I've been getting this question a lot lately: how could you have chosen to go to Yahoo! over going to Google? Google is clearly the place to be, they have the best of everything, the coolest stuff online, and the Googleplex! (I'm paraphrasing here.) I've even heard people call Yahoo a dying company and pointing out how Google is so much better. Both are great companies, let me say...getting offers from both was like being asked about by two incredible women and needing to choose just one. But here are some of the things Yahoo! has going for it:
- Yahoo! Finance is the #1 finance site on the web (Google Finance is currently #40).
- Yahoo! News is the #1 news site on the web (Google News is #2).
- Yahoo! Mail gets four times the traffic of GMail.
Google may be changing the way people are searching and coming out with some really cool stuff, but don't sleep on Yahoo!
As while back I wrote about how Microsoft doesn't innovate, they simple wait for someone to define a market, then ramp up and take over. It happened to Apple, Netscape, and Real, and now the target is Google. Most people think that there's nothing to stop the Google juggernaut; I disagree, and it's already beginning.
To begin with, Internet Explorer 7 comes with a search bar that, by default, uses Windows Live Search. Naturally, Google is upset about this and is trying to make the courts stop Microsoft. On the one hand, I'm not a Microsoft proponent, but on the other hand, it's their browser and they can do whatever they want. Google has been sitting pretty with built-in searches in both Firefox and Safari, but neither group necessarily needed to do that nor asked Google for permission. They were designing for the users. So is Microsoft, who naturally thinks their solution is better than anyone elses (otherwise, they wouldn't have built it). I think Google is going to lose this round.
Next up, Amazon has decided to dump Google on both its Alexa toolbar and on A9. Both will now use the Windows Live Search service in place of Google. Some may say I'm saying the sky is falling, but Microsoft often makes small moves before taking over. In my opinion, Google needs to go on the offensive now if they want to remain dominant. Remember the famous words that signified the beginning of the end for Netscape: the Microsoft browser will be free. It all went downhill from there.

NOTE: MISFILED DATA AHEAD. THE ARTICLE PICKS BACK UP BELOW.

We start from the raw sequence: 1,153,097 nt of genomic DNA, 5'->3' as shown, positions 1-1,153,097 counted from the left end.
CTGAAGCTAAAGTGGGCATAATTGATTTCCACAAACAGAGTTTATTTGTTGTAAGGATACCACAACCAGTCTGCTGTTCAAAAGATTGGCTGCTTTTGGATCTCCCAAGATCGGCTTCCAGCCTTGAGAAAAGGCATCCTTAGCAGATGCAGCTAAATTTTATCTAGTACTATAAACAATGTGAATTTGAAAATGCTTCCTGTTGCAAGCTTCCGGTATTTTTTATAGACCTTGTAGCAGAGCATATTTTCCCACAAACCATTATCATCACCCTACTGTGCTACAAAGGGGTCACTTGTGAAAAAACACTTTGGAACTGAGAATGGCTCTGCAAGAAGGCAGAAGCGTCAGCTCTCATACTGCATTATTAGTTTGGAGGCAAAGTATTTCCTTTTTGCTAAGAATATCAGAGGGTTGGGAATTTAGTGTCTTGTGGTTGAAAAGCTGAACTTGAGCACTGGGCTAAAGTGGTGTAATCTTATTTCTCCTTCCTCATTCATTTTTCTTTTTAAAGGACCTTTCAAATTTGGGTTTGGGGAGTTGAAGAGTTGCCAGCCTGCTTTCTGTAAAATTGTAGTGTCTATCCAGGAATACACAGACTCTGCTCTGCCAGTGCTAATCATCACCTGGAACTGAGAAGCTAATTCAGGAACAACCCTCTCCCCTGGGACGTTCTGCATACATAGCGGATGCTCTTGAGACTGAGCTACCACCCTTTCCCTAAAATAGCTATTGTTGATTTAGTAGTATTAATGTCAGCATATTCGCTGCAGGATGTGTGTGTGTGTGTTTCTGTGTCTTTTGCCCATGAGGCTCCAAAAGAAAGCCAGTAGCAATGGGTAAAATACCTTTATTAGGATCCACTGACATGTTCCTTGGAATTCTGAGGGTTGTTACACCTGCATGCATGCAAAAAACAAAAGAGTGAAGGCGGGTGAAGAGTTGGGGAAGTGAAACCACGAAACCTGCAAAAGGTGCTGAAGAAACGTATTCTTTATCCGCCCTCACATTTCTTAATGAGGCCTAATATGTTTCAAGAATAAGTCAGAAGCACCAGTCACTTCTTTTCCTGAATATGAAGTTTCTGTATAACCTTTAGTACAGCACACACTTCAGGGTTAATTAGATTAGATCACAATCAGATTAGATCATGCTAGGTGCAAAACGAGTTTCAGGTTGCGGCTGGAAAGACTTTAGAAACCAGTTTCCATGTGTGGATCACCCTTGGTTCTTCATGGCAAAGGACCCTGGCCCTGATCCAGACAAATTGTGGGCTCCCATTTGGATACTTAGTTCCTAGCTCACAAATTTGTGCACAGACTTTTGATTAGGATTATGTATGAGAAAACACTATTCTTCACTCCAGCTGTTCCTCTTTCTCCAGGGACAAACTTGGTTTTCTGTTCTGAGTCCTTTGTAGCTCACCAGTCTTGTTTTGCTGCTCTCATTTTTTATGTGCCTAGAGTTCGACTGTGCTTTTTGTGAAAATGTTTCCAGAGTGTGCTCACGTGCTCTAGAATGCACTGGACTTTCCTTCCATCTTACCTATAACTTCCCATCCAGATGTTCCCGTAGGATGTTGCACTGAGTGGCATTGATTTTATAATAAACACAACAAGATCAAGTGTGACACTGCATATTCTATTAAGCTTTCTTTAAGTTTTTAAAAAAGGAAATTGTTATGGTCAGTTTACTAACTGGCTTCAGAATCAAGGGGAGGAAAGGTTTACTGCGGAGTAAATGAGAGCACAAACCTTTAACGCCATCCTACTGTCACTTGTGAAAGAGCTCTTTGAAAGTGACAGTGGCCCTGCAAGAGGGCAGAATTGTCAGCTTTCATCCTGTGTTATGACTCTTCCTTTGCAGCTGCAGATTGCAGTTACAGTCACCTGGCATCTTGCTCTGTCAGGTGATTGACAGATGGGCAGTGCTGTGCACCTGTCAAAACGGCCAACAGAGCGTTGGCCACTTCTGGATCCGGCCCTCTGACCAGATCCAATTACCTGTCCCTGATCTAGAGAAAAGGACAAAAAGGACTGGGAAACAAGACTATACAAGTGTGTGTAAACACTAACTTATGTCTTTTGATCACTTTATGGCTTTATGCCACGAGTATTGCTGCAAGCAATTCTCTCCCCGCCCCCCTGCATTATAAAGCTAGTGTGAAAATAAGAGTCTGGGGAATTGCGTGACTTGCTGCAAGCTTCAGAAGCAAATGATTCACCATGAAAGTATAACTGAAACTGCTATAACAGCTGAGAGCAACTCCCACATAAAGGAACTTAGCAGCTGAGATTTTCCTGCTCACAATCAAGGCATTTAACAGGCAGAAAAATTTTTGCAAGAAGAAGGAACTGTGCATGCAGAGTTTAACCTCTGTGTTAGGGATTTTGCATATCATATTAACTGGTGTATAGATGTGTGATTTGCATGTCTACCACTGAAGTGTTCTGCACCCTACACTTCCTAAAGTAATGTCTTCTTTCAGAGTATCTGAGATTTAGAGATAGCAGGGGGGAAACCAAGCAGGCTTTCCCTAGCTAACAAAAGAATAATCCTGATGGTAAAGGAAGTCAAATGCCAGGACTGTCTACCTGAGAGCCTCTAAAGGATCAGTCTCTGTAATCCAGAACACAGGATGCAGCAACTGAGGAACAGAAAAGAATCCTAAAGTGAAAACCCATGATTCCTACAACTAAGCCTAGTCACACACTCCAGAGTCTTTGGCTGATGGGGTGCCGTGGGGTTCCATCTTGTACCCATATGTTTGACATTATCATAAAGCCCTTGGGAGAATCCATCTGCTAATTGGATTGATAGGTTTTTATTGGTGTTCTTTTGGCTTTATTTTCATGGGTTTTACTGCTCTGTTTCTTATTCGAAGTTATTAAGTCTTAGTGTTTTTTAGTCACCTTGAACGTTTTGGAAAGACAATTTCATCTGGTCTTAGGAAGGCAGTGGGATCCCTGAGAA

Google has a history of putting up April Fool's jokes online. With April Fool's Day being on a Saturday this year, this one probably went a bit unnoticed: Google Romance. I have to give the folks at Google props, it's just probable enough (giving Yahoo!'s and AOL's personals), but just goofy enough. I especially like the error message you get when trying to search. Go on, give it a try.
It seems like everytime you blink these days, Google is either creating or acquiring another Ajax web application. This time, they have bought Writely. Writely has gained wide acclaim as an amazing Web 2.0 tool that shows just how what can be done using web technologies. The fact that it will now have Google's resources and backing means that the sky is the limit for this young application.
One really has to wonder: where is Microsoft in all of this? When have they made an acquisition that improved their web presence?
Seems like everyone and their uncle has opinion on Google Print, Google's plan to index massive libraries of books and make them searchable through the Internet for free. As a published author, I feel like I can speak with some sort of purpose towards this issue.
First and foremost, let's review what has people so up in arms. It's copyright law, plain and simple. The publishers don't like the idea of someone giving everyone access to their books' contents (simplifying a bit, but this is their basic argument). They say that it violates their copyright on books and Google has no right to do it. Further, they state that Google will be making money off of this search while they will not, and that makes them angry. They say that Google is effectively copying their works without permission and using it for profit. I think this is a stretch.